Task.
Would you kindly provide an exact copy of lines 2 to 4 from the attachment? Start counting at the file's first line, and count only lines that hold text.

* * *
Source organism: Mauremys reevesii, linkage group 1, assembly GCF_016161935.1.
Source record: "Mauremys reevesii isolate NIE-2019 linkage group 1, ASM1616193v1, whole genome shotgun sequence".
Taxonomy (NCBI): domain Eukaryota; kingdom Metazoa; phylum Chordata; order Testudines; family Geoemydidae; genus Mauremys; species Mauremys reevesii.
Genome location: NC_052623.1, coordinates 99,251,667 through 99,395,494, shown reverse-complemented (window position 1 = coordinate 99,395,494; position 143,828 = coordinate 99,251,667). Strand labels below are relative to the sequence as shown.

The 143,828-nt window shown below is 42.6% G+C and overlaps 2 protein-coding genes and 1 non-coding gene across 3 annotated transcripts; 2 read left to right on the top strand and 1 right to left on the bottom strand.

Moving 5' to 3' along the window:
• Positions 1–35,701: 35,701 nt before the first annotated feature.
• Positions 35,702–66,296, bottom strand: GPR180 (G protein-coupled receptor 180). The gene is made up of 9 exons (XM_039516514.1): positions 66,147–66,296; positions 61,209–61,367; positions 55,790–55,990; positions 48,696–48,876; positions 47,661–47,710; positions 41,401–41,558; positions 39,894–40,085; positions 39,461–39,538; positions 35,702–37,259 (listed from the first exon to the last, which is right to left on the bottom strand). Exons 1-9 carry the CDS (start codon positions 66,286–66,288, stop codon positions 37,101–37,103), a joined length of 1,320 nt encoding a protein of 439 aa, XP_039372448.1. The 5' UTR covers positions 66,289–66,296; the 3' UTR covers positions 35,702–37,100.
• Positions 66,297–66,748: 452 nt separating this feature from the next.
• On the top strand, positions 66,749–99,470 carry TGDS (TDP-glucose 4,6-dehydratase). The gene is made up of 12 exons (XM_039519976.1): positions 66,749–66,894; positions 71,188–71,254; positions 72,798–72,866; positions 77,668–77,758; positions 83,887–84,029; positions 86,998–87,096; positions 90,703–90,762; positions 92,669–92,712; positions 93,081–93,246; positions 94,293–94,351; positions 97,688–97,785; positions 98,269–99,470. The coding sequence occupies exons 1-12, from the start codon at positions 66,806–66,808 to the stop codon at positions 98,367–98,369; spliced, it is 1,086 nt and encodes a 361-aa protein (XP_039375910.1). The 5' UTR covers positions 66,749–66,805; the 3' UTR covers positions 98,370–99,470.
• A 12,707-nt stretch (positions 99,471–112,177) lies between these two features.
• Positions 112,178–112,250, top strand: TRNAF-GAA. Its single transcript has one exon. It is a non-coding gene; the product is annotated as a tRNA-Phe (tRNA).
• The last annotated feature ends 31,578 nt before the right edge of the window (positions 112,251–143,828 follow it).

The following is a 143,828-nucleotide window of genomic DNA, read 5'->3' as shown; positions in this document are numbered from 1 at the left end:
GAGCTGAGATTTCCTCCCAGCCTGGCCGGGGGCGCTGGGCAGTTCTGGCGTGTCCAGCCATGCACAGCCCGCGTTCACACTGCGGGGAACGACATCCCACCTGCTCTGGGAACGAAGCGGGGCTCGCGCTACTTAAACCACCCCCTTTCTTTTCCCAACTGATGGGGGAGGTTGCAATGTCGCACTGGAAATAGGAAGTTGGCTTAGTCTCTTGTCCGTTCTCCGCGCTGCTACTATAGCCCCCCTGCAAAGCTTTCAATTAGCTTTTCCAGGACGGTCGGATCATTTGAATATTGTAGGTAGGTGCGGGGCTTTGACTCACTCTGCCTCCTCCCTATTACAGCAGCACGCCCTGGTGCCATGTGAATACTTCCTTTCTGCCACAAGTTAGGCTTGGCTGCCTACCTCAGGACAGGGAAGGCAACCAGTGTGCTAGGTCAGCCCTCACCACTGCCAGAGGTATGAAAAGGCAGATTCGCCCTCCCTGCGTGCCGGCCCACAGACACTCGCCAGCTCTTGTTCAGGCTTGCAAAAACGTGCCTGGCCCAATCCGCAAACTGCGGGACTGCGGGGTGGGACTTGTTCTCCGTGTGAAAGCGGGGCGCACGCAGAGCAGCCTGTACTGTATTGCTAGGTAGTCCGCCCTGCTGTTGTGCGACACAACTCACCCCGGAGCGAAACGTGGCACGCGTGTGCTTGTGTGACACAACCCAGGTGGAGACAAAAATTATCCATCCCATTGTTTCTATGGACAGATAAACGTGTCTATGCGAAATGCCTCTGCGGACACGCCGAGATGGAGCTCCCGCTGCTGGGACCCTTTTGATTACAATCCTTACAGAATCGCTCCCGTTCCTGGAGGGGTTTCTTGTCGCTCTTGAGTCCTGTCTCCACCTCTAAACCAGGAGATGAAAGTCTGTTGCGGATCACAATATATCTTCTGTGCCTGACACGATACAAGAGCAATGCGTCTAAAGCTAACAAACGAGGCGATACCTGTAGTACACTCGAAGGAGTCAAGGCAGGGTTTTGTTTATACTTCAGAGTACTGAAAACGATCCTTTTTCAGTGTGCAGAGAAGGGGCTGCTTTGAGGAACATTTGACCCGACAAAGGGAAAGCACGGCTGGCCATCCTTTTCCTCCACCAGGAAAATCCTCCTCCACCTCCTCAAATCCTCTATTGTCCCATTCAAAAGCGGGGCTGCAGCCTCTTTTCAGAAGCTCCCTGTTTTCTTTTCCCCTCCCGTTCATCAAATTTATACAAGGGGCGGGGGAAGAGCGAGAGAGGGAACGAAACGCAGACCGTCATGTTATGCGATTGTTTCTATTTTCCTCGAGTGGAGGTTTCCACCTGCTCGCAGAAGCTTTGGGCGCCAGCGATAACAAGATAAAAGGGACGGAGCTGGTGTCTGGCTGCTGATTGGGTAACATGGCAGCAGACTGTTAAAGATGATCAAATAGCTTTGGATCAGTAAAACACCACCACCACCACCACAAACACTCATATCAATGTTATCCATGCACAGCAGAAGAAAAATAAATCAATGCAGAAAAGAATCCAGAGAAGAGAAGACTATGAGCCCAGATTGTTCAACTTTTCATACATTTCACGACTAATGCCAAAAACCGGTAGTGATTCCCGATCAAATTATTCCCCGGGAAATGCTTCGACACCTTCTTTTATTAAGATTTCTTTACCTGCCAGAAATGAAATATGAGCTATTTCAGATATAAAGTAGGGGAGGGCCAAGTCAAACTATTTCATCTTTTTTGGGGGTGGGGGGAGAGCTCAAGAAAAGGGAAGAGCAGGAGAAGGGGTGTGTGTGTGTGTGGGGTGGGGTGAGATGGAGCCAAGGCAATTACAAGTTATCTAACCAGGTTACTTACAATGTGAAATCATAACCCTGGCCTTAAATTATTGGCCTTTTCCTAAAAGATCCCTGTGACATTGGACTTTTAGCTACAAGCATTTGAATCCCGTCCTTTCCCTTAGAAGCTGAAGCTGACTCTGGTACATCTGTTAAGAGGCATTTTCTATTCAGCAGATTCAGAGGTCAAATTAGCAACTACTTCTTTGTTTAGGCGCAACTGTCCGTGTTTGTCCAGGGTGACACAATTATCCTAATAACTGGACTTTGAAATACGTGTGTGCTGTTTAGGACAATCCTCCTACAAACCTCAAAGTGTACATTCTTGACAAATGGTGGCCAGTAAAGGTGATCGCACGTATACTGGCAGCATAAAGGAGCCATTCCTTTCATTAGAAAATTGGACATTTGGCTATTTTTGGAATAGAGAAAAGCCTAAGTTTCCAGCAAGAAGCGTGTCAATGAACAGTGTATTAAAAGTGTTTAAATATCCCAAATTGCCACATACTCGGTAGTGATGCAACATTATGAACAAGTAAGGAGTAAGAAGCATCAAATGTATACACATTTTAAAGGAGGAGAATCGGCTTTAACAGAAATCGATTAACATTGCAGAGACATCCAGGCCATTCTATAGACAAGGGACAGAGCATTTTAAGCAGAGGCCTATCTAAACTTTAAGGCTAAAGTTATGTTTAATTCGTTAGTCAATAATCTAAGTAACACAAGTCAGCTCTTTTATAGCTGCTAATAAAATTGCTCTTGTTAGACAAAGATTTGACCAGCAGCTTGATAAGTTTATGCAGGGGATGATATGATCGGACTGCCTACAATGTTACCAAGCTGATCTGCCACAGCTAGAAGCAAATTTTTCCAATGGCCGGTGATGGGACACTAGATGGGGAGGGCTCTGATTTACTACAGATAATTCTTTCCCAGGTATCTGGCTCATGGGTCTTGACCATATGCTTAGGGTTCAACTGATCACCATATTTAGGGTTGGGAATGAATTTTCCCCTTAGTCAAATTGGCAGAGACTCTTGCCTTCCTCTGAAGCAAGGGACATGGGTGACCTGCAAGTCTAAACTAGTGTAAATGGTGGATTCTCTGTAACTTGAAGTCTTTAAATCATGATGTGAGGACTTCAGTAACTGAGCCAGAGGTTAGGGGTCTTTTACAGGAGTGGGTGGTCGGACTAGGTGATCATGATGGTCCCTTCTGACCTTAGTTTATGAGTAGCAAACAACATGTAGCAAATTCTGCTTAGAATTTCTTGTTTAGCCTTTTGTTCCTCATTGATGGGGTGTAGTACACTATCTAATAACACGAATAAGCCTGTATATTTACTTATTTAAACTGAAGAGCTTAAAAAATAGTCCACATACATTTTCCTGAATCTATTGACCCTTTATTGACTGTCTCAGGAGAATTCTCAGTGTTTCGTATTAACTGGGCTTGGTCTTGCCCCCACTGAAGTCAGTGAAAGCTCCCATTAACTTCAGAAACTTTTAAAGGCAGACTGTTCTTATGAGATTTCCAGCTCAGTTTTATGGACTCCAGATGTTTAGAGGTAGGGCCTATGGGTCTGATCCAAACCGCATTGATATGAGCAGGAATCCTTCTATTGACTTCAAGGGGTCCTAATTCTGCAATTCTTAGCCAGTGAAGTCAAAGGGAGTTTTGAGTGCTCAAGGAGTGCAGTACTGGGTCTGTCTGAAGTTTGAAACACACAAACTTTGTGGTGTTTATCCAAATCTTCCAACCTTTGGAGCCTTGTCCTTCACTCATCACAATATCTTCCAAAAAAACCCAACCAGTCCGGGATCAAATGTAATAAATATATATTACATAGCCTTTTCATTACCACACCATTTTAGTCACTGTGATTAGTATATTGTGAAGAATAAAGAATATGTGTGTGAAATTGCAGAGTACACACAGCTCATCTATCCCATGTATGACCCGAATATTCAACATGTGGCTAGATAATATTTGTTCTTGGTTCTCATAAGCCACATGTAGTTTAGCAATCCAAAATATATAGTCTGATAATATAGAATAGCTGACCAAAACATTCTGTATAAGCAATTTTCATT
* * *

Source record: "Mauremys reevesii isolate NIE-2019 linkage group 1, ASM1616193v1, whole genome shotgun sequence".
Taxonomy (NCBI): domain Eukaryota; kingdom Metazoa; phylum Chordata; order Testudines; family Geoemydidae; genus Mauremys; species Mauremys reevesii.
Genome location: NC_052623.1, coordinates 99,251,667 through 99,395,494, shown reverse-complemented (window position 1 = coordinate 99,395,494; position 143,828 = coordinate 99,251,667). Strand labels below are relative to the sequence as shown.